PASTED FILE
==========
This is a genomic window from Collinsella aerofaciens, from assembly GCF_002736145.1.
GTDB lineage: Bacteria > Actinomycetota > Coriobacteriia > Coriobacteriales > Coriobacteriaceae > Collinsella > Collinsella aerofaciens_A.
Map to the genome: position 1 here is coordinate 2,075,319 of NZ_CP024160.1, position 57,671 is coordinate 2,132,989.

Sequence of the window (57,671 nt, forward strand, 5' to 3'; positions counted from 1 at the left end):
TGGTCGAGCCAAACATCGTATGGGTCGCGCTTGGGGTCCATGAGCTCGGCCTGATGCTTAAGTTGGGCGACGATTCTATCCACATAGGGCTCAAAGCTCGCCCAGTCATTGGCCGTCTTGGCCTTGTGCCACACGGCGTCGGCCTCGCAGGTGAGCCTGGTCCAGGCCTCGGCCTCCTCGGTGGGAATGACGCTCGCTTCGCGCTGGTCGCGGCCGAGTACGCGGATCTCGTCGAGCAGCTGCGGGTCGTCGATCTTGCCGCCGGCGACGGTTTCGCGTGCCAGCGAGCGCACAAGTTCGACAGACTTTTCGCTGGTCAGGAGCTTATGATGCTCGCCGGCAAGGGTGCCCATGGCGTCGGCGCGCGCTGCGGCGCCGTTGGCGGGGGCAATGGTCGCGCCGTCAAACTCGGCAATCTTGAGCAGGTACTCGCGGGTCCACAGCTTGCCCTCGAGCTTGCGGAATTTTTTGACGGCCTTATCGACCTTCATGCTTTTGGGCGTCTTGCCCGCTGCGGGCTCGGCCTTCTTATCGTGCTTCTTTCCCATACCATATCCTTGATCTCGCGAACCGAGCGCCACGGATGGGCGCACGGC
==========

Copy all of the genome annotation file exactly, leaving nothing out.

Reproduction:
This is a genomic window from Collinsella aerofaciens, from assembly GCF_002736145.1.
GTDB lineage: Bacteria > Actinomycetota > Coriobacteriia > Coriobacteriales > Coriobacteriaceae > Collinsella > Collinsella aerofaciens_A.
Map to the genome: position 1 here is coordinate 2,075,319 of NZ_CP024160.1, position 57,671 is coordinate 2,132,989.

Sequence of the window (57,671 nt, forward strand, 5' to 3'; positions counted from 1 at the left end):
TGGTCGAGCCAAACATCGTATGGGTCGCGCTTGGGGTCCATGAGCTCGGCCTGATGCTTAAGTTGGGCGACGATTCTATCCACATAGGGCTCAAAGCTCGCCCAGTCATTGGCCGTCTTGGCCTTGTGCCACACGGCGTCGGCCTCGCAGGTGAGCCTGGTCCAGGCCTCGGCCTCCTCGGTGGGAATGACGCTCGCTTCGCGCTGGTCGCGGCCGAGTACGCGGATCTCGTCGAGCAGCTGCGGGTCGTCGATCTTGCCGCCGGCGACGGTTTCGCGTGCCAGCGAGCGCACAAGTTCGACAGACTTTTCGCTGGTCAGGAGCTTATGATGCTCGCCGGCAAGGGTGCCCATGGCGTCGGCGCGCGCTGCGGCGCCGTTGGCGGGGGCAATGGTCGCGCCGTCAAACTCGGCAATCTTGAGCAGGTACTCGCGGGTCCACAGCTTGCCCTCGAGCTTGCGGAATTTTTTGACGGCCTTATCGACCTTCATGCTTTTGGGCGTCTTGCCCGCTGCGGGCTCGGCCTTCTTATCGTGCTTCTTTCCCATACCATATCCTTGATCTCGCGAACCGAGCGCCACGGATGGGCGCACGGC